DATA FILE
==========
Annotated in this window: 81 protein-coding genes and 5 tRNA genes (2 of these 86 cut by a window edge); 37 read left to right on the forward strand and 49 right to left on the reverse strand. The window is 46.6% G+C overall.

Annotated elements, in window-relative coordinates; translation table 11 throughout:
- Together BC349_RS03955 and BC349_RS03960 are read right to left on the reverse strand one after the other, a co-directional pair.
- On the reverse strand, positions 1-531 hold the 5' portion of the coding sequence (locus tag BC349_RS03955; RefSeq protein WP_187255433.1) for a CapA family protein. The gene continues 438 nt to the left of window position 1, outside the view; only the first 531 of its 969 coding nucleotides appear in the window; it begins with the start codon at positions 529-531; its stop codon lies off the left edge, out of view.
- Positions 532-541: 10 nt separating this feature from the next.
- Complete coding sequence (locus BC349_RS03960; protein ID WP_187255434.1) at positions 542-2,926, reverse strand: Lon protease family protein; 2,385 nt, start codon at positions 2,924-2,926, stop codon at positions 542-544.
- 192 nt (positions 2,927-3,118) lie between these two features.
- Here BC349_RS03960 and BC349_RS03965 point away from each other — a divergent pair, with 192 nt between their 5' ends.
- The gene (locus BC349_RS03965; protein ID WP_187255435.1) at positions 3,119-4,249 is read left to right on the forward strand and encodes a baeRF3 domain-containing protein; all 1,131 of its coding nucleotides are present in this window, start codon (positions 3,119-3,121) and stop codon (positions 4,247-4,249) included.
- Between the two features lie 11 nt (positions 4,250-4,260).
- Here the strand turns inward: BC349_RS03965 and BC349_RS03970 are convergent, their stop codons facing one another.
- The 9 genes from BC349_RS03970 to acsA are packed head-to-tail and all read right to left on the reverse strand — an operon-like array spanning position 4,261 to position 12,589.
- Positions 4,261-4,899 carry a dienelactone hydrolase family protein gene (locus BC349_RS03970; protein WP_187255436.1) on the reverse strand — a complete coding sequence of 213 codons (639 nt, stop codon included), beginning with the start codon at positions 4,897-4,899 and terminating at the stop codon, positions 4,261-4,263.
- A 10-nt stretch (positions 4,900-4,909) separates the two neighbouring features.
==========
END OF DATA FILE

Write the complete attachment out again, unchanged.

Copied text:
Annotated in this window: 81 protein-coding genes and 5 tRNA genes (2 of these 86 cut by a window edge); 37 read left to right on the forward strand and 49 right to left on the reverse strand. The window is 46.6% G+C overall.

Annotated elements, in window-relative coordinates; translation table 11 throughout:
- Together BC349_RS03955 and BC349_RS03960 are read right to left on the reverse strand one after the other, a co-directional pair.
- On the reverse strand, positions 1-531 hold the 5' portion of the coding sequence (locus tag BC349_RS03955; RefSeq protein WP_187255433.1) for a CapA family protein. The gene continues 438 nt to the left of window position 1, outside the view; only the first 531 of its 969 coding nucleotides appear in the window; it begins with the start codon at positions 529-531; its stop codon lies off the left edge, out of view.
- Positions 532-541: 10 nt separating this feature from the next.
- Complete coding sequence (locus BC349_RS03960; protein ID WP_187255434.1) at positions 542-2,926, reverse strand: Lon protease family protein; 2,385 nt, start codon at positions 2,924-2,926, stop codon at positions 542-544.
- 192 nt (positions 2,927-3,118) lie between these two features.
- Here BC349_RS03960 and BC349_RS03965 point away from each other — a divergent pair, with 192 nt between their 5' ends.
- The gene (locus BC349_RS03965; protein ID WP_187255435.1) at positions 3,119-4,249 is read left to right on the forward strand and encodes a baeRF3 domain-containing protein; all 1,131 of its coding nucleotides are present in this window, start codon (positions 3,119-3,121) and stop codon (positions 4,247-4,249) included.
- Between the two features lie 11 nt (positions 4,250-4,260).
- Here the strand turns inward: BC349_RS03965 and BC349_RS03970 are convergent, their stop codons facing one another.
- The 9 genes from BC349_RS03970 to acsA are packed head-to-tail and all read right to left on the reverse strand — an operon-like array spanning position 4,261 to position 12,589.
- Positions 4,261-4,899 carry a dienelactone hydrolase family protein gene (locus BC349_RS03970; protein WP_187255436.1) on the reverse strand — a complete coding sequence of 213 codons (639 nt, stop codon included), beginning with the start codon at positions 4,897-4,899 and terminating at the stop codon, positions 4,261-4,263.
- A 10-nt stretch (positions 4,900-4,909) separates the two neighbouring features.